When you’re a kid, summer camp is just fun. Later in life, as a business person and social entrepreneur, you realize that summer camp during those formative years actually holds a much deeper meaning. That’s how it worked for me, and in thinking about it in 2019 — 25 years after my wife and I co-founded an advertising/PR firm in Minneapolis — I’ve come to a few key conclusions. The starting point is what happened when a guy hired to teach tennis suddenly found himself leading a wilderness canoe trip.
1. Jump in. Try new things.
When the director at Camp Manito-wish YMCA in Wisconsin asked me to lead teenagers on a canoe camping trip, I knew the correct answer was yes. Still, I was incredulous. Isn’t this the guy who had just hired me to teach tennis? Aren’t I an early-20-something city kid with practically no backcountry experience? Tennis racquets aren’t exactly canoe paddles.
Eventually I agreed, and it was one of the best decisions of my life. It was an early lesson in confronting fear, calculating risks, and growing as a person and leader. That’s basically what I’ve been doing ever since, from starting a business in Kazakhstan, launching a pond hockey tournament, creating an aquaponics farm, and now an organic sauce brand. What I learned on that first canoe trip can’t be taught from a book. Learning by doing is always the best way to acquire new skills. I’ll come back to this foundational concept in a moment.
2. Live the mission; advance the vision.
Camp Manito-wish YMCA is a mission-driven organization. You learn it during staff training, and you live it all summer 24/7. It’s a little easier on bright, sunny days with happy campers, and it’s a little tougher on dark, rainy nights with kids who wish they were back at home (and maybe you do, too). But by living the mission, you begin to understand what a mission looks like in real life. Amazingly, it looks a lot like you. You reflect the mission in your actions large and small.
In a 2018 podcast interview on Unfinished Biz With Robin and Wayne, former CEO of Annie’s John Foraker commented on the importance of nailing the mission early on in the life of an organization. Foraker is a former client of ours at Haberman, and I admire the way he guided Annie’s through huge, critical transitions during the growth of the brand. What he noted was with a mission firmly in place, decision-making during big moments — and even times of crisis — is more grounded and confident. That was my experience at camp, and it holds true today in the business world. You can’t plan for every contingency, but with your mission as your north star guiding the way, you always know where you want to go.
What’s our mission at Haberman? We tell the stories of pioneers making a difference in the world. That’s what Sarah and I started with in 1994, and it’s the bedrock our agency of more than 50 modern storytellers stands on today 25 years later. But one important note. Just because a mission is a constant doesn’t mean it’s a rigid constraint. It actually lets us stay fluid in the moment and even — dare I say — experiment. To me, experimenting is how you keep learning and growing.
3. Experiential learning is the secret to life’s best aha! moments.
How did I learn to paddle a canoe? By paddling a canoe. How did I learn to lead a company? I’m still working on that one, but that’s the point. I work on it every day and keep learning from my colleagues and clients.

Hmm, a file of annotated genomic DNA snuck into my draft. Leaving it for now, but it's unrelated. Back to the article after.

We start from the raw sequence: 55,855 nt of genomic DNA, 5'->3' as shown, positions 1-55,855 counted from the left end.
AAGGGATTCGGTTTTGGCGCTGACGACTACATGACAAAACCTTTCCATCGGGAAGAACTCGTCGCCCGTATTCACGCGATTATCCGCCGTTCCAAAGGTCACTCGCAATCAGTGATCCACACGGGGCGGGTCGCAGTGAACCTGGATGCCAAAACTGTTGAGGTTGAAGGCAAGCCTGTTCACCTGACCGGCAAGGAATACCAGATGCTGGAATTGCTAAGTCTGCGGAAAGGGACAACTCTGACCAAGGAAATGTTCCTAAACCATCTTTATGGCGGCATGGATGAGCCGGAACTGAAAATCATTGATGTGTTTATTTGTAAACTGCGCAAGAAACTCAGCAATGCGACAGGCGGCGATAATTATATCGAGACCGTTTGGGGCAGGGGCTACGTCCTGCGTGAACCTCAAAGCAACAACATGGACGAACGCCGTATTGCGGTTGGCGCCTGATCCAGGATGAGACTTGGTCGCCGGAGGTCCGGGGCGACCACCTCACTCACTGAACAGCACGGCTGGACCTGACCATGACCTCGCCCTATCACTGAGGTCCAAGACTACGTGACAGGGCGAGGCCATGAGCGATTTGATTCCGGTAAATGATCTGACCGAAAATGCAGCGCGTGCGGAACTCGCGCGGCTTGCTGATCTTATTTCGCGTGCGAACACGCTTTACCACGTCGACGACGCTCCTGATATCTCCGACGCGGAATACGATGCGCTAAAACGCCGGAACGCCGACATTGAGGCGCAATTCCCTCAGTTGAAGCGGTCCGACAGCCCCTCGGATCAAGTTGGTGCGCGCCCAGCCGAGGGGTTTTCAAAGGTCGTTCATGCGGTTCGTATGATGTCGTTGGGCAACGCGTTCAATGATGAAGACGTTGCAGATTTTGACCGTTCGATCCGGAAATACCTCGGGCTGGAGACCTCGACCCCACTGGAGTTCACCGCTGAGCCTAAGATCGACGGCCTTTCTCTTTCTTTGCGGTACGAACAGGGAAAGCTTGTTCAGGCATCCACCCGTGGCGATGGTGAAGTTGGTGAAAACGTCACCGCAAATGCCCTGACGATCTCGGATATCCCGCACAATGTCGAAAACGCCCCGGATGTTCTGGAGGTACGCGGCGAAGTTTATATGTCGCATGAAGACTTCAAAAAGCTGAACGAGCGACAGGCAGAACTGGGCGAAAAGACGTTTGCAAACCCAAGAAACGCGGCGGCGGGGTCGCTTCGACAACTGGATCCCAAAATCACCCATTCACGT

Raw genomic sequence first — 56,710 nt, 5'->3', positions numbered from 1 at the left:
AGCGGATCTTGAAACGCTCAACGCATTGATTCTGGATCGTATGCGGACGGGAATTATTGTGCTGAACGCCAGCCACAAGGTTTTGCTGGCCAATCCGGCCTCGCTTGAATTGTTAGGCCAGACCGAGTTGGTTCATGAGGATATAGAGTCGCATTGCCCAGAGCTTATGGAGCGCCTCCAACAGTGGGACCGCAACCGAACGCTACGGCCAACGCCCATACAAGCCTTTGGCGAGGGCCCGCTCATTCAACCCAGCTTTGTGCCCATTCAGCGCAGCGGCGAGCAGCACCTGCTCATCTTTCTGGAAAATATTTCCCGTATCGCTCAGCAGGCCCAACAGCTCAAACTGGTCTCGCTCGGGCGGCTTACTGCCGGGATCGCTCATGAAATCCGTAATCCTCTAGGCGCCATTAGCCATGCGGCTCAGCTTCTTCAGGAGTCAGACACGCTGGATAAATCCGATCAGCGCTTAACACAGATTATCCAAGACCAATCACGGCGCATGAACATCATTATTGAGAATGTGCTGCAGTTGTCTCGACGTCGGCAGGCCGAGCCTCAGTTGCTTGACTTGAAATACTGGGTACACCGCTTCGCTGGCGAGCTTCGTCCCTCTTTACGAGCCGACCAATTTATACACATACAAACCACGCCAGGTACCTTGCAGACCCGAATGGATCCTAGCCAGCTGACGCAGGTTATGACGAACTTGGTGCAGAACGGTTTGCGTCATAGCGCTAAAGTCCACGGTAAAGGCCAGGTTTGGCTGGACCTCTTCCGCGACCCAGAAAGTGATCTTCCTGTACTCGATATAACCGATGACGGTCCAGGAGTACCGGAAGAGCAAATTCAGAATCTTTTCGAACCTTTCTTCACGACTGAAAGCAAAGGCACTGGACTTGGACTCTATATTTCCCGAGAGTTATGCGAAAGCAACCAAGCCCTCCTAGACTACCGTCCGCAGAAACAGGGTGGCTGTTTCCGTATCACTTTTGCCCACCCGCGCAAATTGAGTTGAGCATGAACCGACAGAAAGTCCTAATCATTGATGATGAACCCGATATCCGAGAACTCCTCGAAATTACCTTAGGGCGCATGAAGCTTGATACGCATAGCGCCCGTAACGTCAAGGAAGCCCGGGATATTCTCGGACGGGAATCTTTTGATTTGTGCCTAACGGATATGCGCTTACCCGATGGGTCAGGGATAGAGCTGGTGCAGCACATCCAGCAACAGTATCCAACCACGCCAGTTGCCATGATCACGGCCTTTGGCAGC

Summer camp is all about giving kids and staff the open space to become their better selves. I would argue, isn’t that what we want as well in our personal and professional lives? Isn’t that what we want from the organizations we’re involved with?
Becoming and maintaining an existence as a conscious company is directly related to being conscious of where and how the organization learns. I’m a big believer in Peter Senge’s concept of the learning organization. When we realize that we learn best by doing, we gain a better appreciation for taking risks that help us transform ourselves to make the most of new opportunities. After all, we have a mission to guide us. That’s not changing. But we’re changing — getting stronger, acquiring new skills, working with each other a little better each day. And that, in turn, helps our collective efforts at an organizational level stay dynamic, responsive and relevant.
Anyone ready to go to camp? I know I am, and I’m thankful to work with a group of people that has very nearly re-created the camp experience in the context of the business world. I’m also thankful to the camp director who asked me to lead that first canoe trip. You never know what’s around the next bend in the river, but we can get through it together by learning as we go.
Fred Haberman is a social entrepreneur, an agent for change in the good-food movement, and the CEO of a mission-driven marketing agency, Haberman. In the last 20 years he and his agency have helped bring organic food into the mainstream, spurring the growth of brands like Annie’s, Organic Valley and Earthbound Farm, and supporting the work of the Organic Trade Association, National Cooperative Grocers Association, and the McKnight Foundation’s food-security programs. As one of the co-founders of Urban Organics, a USDA-certified-organic aquaponics farm that uses just two percent of the water used in traditional agriculture, Haberman is on the leading edge of a movement for more sustainable agriculture. Speaking of movements, he’s started a few from scratch, namely the US Pond Hockey Championships and employer-sponsored gardens. Haberman was also named one of Conscious Company’s Top 22 Conscious Business Leaders of 2019.